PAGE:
Perspective: John Mather

Back Scientist's Perspective: John Mather
John Mather

Senior Project Scientist, JWST

Interview Date: Spring 2002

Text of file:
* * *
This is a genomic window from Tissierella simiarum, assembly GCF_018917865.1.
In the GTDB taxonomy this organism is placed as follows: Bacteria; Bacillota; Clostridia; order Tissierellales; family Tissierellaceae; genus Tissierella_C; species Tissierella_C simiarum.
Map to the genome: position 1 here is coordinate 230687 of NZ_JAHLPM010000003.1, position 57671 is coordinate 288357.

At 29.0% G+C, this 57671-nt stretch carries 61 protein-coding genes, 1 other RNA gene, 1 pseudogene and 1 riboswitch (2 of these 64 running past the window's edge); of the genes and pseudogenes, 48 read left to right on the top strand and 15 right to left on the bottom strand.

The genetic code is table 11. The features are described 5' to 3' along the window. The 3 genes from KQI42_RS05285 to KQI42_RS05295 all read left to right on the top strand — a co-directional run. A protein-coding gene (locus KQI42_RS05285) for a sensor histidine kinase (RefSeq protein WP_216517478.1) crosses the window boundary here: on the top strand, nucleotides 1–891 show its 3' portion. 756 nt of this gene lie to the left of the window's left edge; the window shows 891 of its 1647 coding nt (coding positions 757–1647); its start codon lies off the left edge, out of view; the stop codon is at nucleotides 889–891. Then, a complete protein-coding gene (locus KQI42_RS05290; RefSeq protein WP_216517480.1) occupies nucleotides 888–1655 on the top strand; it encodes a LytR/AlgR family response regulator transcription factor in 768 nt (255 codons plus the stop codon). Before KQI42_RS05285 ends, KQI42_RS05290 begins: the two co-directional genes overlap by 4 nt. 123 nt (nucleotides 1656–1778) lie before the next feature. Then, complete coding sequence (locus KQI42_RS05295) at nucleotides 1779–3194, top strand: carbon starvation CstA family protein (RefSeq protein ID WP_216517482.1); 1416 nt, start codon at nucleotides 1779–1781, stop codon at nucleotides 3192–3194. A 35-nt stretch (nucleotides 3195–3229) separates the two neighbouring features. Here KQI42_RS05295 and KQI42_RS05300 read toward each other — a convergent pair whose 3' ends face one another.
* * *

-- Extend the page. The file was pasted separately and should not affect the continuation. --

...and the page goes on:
The James Webb Space Telescope will help us see the very first objects that formed after the Big Bang. Predictions say that we should be able to see clusters of the very first objects which are thought to be super-massive stars, that we call Population-3 stars, with a redshift of about 12 to 20. And there was possibly a second wave of star and galaxy formation with a redshift around seven to 11 that would have reionized the universe. So, we'll hope to see that these predictions are correct. We have the expectation of direct imaging of the very first ordinary galaxies. We don't know yet whether we should be able to see individual objects of the Population-3 type. Population-3 stars are expected to also explode as very luminous supernovae which could either lead directly to black holes or possibly just to ordinary, very metal-rich expulsions of gas into the inter-galactic medium. So, both are likely possibilities for us to attempt to see. Calculation says we should be able to see those giant supernovas.